This Week in History 9/27 – 10/3

History etched on an old paper scroll with a feather quill and compass

This Week in History

September 27:

  • Revolutionary War: John Adams negotiates peace terms with England (1779)
  • Henry Ford’s first Ford Model T automobile leaves the Piquette Plant in Detroit, Michigan (1908)
  • Revolutionary War: British General William Howe occupies Philadelphia (1777)
  • Constitution submitted to states for ratification (1787)
  • Albert Einstein

    Annalen der Physik publishes Albert Einstein’s paper “Does the Inertia of a Body Depend Upon Its Energy Content?”, introducing the equation E=mc². (1905)

  • WW2: Nazi Germany, Italy & Japan sign 10 year formal alliance (1940)
  • WW2: Warsaw Poland, surrenders to Germans after 19 days of resistance (1939)
  • Revolutionary War: The Protestant Episcopal Church founded when U.S. Anglicans met to created the denomination to become independent of the Church of England (1785)
  • Walls of upper city of Jerusalem battered down by Roman army (70AD)
  • Rail travel starts with first rail line – Stockton-Darlington line (1825)
  • School integration begins in Wash DC & Baltimore Md public schools (1954)
  • President Taft sets aside some 3 million acres of oil-rich public land, including Teapot Dome, Wyoming, for conservation purposes (1909)
  • Civil War: Centralia Massacre in Missouri where 24 unarmed Union soldiers were captured and executed by “Bloody Bill” Anderson (1864)
  • Civil War: Jesse James gang surprise attacks train and kills 150 (1864)
  • Google is launched (1998)

September 28:

  • Revolutionary War: 9,000 American forces & 7,000 French forces begin siege of Yorktown (1781)
  • WW1: British soldier allegedly spares the life of an injured Adolf Hitler (1918)
  • Statute enacted by the colony of Maryland giving ministers the right to impose divorce on “unholy couples.” (1704)
  • Guerrilla’s assault unarmed US soldiers in Balangiga Philippians killing 38 (1901)
  • Woman arrested for smoking a cigarette in a car in New York City (1904)
  • King Wenceslas of Bohemia. who the Christmas song was written about. was martyred by his brother (929)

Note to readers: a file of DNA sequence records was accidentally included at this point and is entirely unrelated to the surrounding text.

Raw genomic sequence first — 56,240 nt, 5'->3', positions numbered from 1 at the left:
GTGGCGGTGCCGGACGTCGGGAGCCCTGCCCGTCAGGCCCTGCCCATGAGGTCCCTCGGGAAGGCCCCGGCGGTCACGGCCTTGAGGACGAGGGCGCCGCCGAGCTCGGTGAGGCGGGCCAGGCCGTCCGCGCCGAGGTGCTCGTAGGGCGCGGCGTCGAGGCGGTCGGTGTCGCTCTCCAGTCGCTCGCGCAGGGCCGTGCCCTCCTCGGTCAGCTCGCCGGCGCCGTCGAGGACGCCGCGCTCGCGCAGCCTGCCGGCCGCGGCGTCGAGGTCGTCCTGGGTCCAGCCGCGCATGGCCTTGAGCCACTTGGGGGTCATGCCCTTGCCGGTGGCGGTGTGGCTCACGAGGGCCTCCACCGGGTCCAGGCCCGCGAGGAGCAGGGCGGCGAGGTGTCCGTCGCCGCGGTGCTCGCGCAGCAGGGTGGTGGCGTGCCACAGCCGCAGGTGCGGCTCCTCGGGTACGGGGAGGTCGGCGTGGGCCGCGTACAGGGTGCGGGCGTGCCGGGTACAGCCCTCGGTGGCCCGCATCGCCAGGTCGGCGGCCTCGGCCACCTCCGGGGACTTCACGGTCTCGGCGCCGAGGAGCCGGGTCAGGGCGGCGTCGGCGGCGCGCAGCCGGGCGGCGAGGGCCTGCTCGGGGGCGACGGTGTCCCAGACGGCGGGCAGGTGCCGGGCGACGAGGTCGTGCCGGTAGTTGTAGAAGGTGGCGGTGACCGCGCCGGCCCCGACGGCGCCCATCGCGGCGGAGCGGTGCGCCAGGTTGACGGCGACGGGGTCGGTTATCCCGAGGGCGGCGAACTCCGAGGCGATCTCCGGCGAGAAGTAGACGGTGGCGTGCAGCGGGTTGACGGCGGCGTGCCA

• William the Conqueror invades England (1066)
  • US troops reoccupy Cuba (1906)
  • US Navy abolishes flogging as punishment (1850)

September 29:

  • In Jamestown, Captain Newport arrives from England with supplies for colonists (1608)
  • US War Department established a regular army (1789)
  • British spy John André , accomplish of Benedict Arnold, is sentenced to death (1780)
  • Cyanide-laced Tylenol kills six (1982)
  • My Three Sons starring Fred MacMurray, debuts on ABC-TV (1960)
  • MacGyver starring Richard Dean Anderson, debuts on ABC-TV (1985)
  • Darius I of Persia kills Magian usurper Gaumâta securing his hold as king of the Persian Empire (522 BC)
  • In Battle of Salamis, the Greek fleet under Themistocles defeats the Persian fleet under Xerxes (480 BC)

September 30:

  • Wyoming legislators write the first state constitution to grant women the vote (1889)
  • Civil War: Black soldiers given US Congressional Medal of Honor (1864)
  • JFK routes 3,000 federal troops to Mississippi (1962)
  • English revivalist of the Great Awakening George Whitefield died on his seventh visit to America (1770)
  • James Dean dies in a car accident at age 24 (1955)
  • President Woodrow Wilson gives a speech before Congress in support of guaranteeing women the right to vote (1918)
  • WW2: 22 Nazi leaders found guilty of war crimes at Nuremberg, Ribbentrop and Goering sentenced to death (1946)
  • Time Square Theater opens (1920)
  • USS Nautilus commissioned (1954)
  • King Richard II of England abdicates (1399)